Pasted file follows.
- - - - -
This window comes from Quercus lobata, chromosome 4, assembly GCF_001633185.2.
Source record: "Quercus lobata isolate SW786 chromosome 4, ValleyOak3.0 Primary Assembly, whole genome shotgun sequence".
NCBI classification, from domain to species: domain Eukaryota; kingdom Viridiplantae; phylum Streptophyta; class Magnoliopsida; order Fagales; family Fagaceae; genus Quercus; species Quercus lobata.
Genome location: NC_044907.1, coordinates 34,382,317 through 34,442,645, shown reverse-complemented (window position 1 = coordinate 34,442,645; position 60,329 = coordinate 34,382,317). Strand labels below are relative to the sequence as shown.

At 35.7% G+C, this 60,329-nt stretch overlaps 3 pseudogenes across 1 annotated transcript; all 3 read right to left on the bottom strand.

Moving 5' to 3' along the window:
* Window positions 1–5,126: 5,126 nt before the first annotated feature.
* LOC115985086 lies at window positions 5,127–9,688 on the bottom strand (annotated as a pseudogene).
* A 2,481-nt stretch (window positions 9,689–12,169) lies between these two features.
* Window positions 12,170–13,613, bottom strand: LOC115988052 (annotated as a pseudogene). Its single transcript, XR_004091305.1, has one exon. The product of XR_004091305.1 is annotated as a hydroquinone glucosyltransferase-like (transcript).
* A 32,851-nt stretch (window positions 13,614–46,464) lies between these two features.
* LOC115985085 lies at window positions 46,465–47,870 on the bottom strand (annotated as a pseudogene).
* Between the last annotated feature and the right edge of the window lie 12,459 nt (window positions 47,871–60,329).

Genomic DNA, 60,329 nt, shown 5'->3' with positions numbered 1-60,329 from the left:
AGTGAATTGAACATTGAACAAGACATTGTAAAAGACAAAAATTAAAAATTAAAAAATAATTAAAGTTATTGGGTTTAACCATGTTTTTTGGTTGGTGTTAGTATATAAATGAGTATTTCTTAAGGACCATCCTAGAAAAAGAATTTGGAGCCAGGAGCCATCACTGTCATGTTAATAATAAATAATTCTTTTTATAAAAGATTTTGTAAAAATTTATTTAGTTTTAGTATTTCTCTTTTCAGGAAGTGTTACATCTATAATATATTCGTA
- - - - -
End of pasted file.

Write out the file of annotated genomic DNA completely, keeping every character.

This window comes from Quercus lobata, chromosome 4, assembly GCF_001633185.2.
Source record: "Quercus lobata isolate SW786 chromosome 4, ValleyOak3.0 Primary Assembly, whole genome shotgun sequence".
NCBI classification, from domain to species: domain Eukaryota; kingdom Viridiplantae; phylum Streptophyta; class Magnoliopsida; order Fagales; family Fagaceae; genus Quercus; species Quercus lobata.
Genome location: NC_044907.1, coordinates 34,382,317 through 34,442,645, shown reverse-complemented (window position 1 = coordinate 34,442,645; position 60,329 = coordinate 34,382,317). Strand labels below are relative to the sequence as shown.

At 35.7% G+C, this 60,329-nt stretch overlaps 3 pseudogenes across 1 annotated transcript; all 3 read right to left on the bottom strand.

Moving 5' to 3' along the window:
* Window positions 1–5,126: 5,126 nt before the first annotated feature.
* LOC115985086 lies at window positions 5,127–9,688 on the bottom strand (annotated as a pseudogene).
* A 2,481-nt stretch (window positions 9,689–12,169) lies between these two features.
* Window positions 12,170–13,613, bottom strand: LOC115988052 (annotated as a pseudogene). Its single transcript, XR_004091305.1, has one exon. The product of XR_004091305.1 is annotated as a hydroquinone glucosyltransferase-like (transcript).
* A 32,851-nt stretch (window positions 13,614–46,464) lies between these two features.
* LOC115985085 lies at window positions 46,465–47,870 on the bottom strand (annotated as a pseudogene).
* Between the last annotated feature and the right edge of the window lie 12,459 nt (window positions 47,871–60,329).

Genomic DNA, 60,329 nt, shown 5'->3' with positions numbered 1-60,329 from the left:
AGTGAATTGAACATTGAACAAGACATTGTAAAAGACAAAAATTAAAAATTAAAAAATAATTAAAGTTATTGGGTTTAACCATGTTTTTTGGTTGGTGTTAGTATATAAATGAGTATTTCTTAAGGACCATCCTAGAAAAAGAATTTGGAGCCAGGAGCCATCACTGTCATGTTAATAATAAATAATTCTTTTTATAAAAGATTTTGTAAAAATTTATTTAGTTTTAGTATTTCTCTTTTCAGGAAGTGTTACATCTATAATATATTCGTA